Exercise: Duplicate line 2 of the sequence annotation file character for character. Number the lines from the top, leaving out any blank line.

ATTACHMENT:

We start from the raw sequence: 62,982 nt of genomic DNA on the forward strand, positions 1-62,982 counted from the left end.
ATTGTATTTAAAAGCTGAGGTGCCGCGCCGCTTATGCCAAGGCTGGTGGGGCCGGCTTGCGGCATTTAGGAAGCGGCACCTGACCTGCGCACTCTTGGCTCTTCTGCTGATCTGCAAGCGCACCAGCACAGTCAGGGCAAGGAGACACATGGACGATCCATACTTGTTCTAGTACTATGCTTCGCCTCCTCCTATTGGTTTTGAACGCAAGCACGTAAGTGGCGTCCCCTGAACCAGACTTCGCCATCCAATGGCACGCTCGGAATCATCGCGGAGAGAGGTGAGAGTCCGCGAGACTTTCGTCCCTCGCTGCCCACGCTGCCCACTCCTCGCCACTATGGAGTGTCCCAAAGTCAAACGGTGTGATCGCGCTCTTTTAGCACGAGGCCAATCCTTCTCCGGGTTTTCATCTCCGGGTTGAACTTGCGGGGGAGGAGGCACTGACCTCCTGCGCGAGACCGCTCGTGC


ATTGTATTTAAAAGCTGAGGTGCCGCGCCGCTTATGCCAAGGCTGGTGGGGCCGGCTTGCGGCATTTAGGAAGCGGCACCTGACCTGCGCACTCTTGGCTCTTCTGCTGATCTGCAAGCGCACCAGCACAGTCAGGGCAAGGAGACACATGGACGATCCATACTTGTTCTAGTACTATGCTTCGCCTCCTCCTATTGGTTTTGAACGCAAGCACGTAAGTGGCGTCCCCTGAACCAGACTTCGCCATCCAATGGCACGCTCGGAATCATCGCGGAGAGAGGTGAGAGTCCGCGAGACTTTCGTCCCTCGCTGCCCACGCTGCCCACTCCTCGCCACTATGGAGTGTCCCAAAGTCAAACGGTGTGATCGCGCTCTTTTAGCACGAGGCCAATCCTTCTCCGGGTTTTCATCTCCGGGTTGAACTTGCGGGGGAGGAGGCACTGACCTCCTGCGCGAGACCGCTCGTGC